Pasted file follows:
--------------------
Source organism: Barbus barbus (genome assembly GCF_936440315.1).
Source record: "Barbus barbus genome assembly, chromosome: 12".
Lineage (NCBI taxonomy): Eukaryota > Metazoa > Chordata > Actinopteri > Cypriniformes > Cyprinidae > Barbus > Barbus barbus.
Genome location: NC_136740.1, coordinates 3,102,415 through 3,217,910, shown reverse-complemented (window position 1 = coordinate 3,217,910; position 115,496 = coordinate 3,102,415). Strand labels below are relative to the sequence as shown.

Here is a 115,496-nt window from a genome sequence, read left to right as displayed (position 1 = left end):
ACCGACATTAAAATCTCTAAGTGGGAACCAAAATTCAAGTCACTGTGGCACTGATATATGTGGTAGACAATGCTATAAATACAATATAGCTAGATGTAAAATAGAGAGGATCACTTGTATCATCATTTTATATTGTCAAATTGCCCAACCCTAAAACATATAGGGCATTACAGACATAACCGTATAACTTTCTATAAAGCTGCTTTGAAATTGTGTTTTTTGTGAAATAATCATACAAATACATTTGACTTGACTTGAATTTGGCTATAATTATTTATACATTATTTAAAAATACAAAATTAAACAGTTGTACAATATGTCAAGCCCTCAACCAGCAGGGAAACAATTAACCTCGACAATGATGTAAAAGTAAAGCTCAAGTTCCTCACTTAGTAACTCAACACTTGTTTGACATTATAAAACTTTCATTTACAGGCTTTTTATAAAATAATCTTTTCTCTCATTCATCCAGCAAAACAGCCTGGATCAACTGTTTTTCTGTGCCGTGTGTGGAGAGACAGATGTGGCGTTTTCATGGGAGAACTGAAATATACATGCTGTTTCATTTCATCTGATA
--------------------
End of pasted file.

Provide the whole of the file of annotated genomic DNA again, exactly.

Source organism: Barbus barbus (genome assembly GCF_936440315.1).
Source record: "Barbus barbus genome assembly, chromosome: 12".
Lineage (NCBI taxonomy): Eukaryota > Metazoa > Chordata > Actinopteri > Cypriniformes > Cyprinidae > Barbus > Barbus barbus.
Genome location: NC_136740.1, coordinates 3,102,415 through 3,217,910, shown reverse-complemented (window position 1 = coordinate 3,217,910; position 115,496 = coordinate 3,102,415). Strand labels below are relative to the sequence as shown.

Here is a 115,496-nt window from a genome sequence, read left to right as displayed (position 1 = left end):
ACCGACATTAAAATCTCTAAGTGGGAACCAAAATTCAAGTCACTGTGGCACTGATATATGTGGTAGACAATGCTATAAATACAATATAGCTAGATGTAAAATAGAGAGGATCACTTGTATCATCATTTTATATTGTCAAATTGCCCAACCCTAAAACATATAGGGCATTACAGACATAACCGTATAACTTTCTATAAAGCTGCTTTGAAATTGTGTTTTTTGTGAAATAATCATACAAATACATTTGACTTGACTTGAATTTGGCTATAATTATTTATACATTATTTAAAAATACAAAATTAAACAGTTGTACAATATGTCAAGCCCTCAACCAGCAGGGAAACAATTAACCTCGACAATGATGTAAAAGTAAAGCTCAAGTTCCTCACTTAGTAACTCAACACTTGTTTGACATTATAAAACTTTCATTTACAGGCTTTTTATAAAATAATCTTTTCTCTCATTCATCCAGCAAAACAGCCTGGATCAACTGTTTTTCTGTGCCGTGTGTGGAGAGACAGATGTGGCGTTTTCATGGGAGAACTGAAATATACATGCTGTTTCATTTCATCTGATA